At least I’d done that much for Pam. But I’d not given her the thing she’d craved the most when becoming a vampire: true independence from the whims of the world and from “men.”
Maybe I’d been too bitter that she’d “forced” me to be her maker.
Another bitter pill that I have let linger on my tongue instead of just swallowing the mother fucker is Sookie Stackhouse. As I said, the witch’s spell did more than take my memories. It made me—for, perhaps, the first time in my life—align my actions with my feelings. I had “felt” something for Sookie, and I had acted on it. I had loved without shame or hesitation or question. Twice, I had gotten down on my knees ready to die for her. And one of those times had been after I’d regained my memories.
The damage, however, had been done. With Sookie, my actions and feelings seemed destined to be one.
More than with any other, I intuited that Sookie was the complement I’d hoped for—even when I didn’t recognize that I was hoping.
The first night I’d met her, she’d felt “right” sitting next to me on the dais. She proved herself brave that night, if a little naïve. She proved she cared when she told me about the raid. After all, neither she nor Bill would have gotten into any trouble for being there.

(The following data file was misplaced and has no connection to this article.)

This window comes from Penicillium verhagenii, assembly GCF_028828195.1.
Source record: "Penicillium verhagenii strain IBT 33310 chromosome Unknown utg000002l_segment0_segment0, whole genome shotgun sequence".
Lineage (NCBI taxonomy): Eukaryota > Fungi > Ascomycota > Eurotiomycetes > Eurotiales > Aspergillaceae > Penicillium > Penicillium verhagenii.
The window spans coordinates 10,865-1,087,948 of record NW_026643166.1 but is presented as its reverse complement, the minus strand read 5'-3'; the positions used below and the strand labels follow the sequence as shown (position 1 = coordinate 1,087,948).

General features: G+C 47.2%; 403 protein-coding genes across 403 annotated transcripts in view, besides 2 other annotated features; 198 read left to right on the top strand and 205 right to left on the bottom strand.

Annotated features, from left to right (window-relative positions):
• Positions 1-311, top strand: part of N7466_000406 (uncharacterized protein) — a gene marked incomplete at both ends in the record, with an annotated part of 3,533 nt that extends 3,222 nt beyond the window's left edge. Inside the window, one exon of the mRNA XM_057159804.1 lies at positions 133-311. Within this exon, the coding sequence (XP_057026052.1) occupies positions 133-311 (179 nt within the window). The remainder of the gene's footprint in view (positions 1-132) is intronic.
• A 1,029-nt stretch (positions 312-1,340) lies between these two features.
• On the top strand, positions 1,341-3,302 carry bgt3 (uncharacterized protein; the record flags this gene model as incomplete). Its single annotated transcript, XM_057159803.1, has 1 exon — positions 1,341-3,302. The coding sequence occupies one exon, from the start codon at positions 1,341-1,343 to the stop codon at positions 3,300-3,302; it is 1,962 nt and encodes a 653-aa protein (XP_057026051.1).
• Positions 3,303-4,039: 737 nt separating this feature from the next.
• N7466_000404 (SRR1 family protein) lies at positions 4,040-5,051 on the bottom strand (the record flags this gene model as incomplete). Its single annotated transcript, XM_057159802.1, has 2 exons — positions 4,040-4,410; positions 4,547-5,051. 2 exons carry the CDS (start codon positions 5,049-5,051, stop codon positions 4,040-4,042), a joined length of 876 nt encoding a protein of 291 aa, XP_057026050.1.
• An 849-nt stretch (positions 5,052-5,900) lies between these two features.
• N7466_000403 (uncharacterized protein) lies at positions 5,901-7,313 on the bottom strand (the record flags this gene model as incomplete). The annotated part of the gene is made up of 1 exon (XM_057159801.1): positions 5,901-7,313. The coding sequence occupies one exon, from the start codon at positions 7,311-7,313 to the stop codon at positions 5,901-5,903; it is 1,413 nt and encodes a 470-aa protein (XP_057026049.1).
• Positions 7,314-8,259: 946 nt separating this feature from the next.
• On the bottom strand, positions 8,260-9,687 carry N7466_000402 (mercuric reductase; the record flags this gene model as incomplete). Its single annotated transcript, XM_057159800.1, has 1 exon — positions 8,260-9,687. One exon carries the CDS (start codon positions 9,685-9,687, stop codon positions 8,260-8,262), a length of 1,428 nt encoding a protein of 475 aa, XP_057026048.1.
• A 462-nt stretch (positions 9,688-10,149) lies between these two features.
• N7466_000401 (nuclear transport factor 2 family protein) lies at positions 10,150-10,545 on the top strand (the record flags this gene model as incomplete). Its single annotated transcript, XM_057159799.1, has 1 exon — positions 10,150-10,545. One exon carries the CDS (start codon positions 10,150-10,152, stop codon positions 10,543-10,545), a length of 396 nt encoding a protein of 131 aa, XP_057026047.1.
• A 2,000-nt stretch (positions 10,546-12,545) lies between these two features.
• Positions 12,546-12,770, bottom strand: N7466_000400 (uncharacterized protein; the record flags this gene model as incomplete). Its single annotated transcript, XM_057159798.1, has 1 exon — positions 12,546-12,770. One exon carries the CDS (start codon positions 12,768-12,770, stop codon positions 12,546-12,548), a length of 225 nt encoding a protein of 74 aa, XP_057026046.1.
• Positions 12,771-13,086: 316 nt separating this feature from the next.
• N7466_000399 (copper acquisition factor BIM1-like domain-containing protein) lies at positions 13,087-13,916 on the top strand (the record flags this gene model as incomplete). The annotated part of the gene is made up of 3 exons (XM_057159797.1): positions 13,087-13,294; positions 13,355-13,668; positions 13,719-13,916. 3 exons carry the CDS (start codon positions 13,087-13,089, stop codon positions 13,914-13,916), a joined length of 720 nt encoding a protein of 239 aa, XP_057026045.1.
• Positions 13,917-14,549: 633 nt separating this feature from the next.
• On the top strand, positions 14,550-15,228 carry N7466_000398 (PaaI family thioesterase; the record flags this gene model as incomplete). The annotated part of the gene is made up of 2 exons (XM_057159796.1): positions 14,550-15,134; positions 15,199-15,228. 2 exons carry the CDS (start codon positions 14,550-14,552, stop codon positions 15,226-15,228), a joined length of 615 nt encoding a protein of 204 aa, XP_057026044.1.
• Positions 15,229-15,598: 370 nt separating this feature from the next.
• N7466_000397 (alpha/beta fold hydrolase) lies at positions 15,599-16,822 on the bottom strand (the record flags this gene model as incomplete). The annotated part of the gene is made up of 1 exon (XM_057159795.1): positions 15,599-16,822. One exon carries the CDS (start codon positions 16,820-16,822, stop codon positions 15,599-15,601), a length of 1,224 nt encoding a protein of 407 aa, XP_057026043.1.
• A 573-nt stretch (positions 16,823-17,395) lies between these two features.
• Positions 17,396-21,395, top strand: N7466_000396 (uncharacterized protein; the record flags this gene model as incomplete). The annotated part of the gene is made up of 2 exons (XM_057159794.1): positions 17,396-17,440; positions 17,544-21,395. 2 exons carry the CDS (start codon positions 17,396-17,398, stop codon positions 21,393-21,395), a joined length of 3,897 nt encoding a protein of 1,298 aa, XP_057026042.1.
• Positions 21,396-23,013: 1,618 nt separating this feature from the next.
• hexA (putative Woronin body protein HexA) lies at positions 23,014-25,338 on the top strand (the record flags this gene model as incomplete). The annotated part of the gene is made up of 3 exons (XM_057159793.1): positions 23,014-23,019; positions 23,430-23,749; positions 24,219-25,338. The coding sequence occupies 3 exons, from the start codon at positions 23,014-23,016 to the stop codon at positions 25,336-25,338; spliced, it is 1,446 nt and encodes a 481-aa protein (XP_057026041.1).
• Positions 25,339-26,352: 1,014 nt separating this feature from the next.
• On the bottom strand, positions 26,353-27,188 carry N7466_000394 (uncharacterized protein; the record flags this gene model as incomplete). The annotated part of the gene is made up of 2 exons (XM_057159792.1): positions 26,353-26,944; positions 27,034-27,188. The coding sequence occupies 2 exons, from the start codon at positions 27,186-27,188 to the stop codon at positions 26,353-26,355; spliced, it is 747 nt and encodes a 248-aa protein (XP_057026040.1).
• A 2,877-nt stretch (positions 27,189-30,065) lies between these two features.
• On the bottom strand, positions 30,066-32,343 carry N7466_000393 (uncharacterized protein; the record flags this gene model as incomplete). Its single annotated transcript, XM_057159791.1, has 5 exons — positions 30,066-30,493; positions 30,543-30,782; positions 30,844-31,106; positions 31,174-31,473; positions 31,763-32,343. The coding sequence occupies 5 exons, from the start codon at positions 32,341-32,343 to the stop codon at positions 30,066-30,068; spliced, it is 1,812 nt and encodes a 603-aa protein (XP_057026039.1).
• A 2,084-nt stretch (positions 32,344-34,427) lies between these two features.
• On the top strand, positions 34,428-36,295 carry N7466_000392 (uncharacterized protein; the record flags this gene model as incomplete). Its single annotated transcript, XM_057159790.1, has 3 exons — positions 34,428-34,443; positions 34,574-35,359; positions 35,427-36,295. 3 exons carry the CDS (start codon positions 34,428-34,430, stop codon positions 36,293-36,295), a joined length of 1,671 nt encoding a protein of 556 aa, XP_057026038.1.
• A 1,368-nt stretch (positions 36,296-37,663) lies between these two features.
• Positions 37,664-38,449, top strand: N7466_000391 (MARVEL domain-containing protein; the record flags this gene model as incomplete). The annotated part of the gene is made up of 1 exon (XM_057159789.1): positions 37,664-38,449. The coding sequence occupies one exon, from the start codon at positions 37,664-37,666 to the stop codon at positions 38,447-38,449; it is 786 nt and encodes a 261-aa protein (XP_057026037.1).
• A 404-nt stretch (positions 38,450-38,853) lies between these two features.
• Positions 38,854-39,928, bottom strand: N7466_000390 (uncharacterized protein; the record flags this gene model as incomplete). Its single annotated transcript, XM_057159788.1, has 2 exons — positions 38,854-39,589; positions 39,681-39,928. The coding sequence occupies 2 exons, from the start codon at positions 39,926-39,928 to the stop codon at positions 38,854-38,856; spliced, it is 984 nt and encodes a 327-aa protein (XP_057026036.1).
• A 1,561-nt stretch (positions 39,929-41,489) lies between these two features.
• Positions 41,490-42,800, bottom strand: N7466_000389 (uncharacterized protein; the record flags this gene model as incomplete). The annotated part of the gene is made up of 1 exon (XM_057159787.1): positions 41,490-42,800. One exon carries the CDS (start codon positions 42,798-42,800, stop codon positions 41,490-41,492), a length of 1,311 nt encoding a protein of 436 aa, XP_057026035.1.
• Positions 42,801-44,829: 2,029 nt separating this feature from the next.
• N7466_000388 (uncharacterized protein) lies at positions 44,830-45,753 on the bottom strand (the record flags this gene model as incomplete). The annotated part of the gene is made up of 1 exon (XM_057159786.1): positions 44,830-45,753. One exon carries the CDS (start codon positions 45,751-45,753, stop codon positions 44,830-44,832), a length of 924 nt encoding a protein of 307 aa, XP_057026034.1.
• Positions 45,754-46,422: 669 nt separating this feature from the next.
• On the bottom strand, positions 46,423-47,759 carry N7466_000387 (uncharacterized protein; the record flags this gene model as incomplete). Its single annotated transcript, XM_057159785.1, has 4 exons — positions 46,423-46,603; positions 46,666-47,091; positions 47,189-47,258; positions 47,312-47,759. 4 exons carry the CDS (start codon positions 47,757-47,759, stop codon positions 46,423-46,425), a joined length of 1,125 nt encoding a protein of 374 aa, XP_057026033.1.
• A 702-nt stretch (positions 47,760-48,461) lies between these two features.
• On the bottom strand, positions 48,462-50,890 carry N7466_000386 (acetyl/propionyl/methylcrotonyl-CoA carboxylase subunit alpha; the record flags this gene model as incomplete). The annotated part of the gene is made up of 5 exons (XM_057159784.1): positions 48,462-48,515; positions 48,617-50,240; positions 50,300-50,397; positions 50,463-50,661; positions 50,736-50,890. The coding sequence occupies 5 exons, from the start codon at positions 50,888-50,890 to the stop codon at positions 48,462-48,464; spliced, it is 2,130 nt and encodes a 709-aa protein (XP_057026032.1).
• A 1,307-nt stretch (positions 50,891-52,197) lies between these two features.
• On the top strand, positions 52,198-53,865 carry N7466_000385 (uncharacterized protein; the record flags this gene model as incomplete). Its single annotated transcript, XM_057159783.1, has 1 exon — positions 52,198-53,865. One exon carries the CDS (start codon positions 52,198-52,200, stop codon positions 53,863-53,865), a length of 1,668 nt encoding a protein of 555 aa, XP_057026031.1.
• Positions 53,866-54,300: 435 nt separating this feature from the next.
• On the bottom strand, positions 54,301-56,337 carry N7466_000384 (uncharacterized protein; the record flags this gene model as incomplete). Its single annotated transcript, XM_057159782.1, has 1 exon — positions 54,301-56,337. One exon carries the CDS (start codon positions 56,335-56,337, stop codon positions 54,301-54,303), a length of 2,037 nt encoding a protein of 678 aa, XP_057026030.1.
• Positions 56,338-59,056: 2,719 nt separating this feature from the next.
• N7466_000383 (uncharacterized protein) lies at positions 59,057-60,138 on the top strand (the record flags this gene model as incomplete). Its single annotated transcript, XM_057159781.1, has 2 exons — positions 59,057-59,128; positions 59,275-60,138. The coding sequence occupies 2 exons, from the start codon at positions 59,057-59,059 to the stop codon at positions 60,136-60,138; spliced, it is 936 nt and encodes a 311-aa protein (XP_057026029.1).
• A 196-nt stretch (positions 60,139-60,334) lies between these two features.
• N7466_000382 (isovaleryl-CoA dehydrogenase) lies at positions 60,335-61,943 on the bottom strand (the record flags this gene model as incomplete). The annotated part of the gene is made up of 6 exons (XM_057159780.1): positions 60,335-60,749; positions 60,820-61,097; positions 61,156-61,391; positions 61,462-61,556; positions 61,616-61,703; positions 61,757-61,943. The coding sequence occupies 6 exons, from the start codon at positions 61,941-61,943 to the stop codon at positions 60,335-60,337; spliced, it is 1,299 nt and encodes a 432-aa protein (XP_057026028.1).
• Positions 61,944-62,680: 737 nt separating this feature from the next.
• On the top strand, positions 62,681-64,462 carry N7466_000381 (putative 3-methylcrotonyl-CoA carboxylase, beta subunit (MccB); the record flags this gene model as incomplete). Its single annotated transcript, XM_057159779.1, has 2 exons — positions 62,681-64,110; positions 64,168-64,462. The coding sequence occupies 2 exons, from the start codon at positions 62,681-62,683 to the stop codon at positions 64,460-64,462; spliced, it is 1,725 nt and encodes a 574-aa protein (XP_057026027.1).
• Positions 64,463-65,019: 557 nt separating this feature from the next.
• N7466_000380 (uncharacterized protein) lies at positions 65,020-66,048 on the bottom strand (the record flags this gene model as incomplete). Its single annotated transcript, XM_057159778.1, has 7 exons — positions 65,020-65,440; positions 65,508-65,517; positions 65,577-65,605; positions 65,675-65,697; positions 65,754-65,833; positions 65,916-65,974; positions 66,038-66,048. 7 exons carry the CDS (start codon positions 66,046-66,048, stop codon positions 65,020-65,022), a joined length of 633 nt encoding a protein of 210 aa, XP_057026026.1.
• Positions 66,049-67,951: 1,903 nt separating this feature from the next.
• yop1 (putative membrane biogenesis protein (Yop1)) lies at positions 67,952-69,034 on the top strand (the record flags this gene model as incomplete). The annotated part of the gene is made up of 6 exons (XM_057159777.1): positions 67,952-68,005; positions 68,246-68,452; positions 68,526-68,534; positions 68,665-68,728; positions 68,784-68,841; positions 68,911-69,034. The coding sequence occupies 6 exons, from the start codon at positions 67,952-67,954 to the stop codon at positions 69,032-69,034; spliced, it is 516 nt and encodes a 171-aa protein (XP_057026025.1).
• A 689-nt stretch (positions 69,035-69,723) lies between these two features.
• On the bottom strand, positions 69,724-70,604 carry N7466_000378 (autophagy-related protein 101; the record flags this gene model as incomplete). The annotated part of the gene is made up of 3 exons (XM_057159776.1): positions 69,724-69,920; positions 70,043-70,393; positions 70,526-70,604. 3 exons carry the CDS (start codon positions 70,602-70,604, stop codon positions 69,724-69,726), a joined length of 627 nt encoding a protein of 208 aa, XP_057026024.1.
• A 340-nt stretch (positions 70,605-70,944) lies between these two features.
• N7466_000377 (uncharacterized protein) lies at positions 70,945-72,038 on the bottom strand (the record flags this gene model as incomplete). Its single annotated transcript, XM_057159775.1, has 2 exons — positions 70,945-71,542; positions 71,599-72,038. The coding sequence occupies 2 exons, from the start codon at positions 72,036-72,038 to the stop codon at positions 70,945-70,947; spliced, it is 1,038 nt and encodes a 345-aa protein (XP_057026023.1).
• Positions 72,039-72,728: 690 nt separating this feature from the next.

She’d proven brave again when she’d successfully negotiated with me to not kill any guilty humans when she read their minds for me. She’d reminded me—in that moment—of my mother, reaching compromises in discussions with my father. And I’d wanted to compromise with her. After all, she’d made a fair point.
Beautiful. Brave. Loyal. Clever. Those qualities were very attractive, but none solidified her as my match. Something else had. Who knew that it would be her defiant stubbornness that had truly made her a partner for me—my complement. Of course, fate decided to be a bitch and give me only small tastes of the kind of life I might lead with that complement. For—if I were Sookie’s match as she were mine—she’d certainly never recognized that fact.
Was I bitter that Sookie had always seen Bill Compton as her own “match?” As her soul mate?
Sookie would likely defend that she had loved me—in her own way.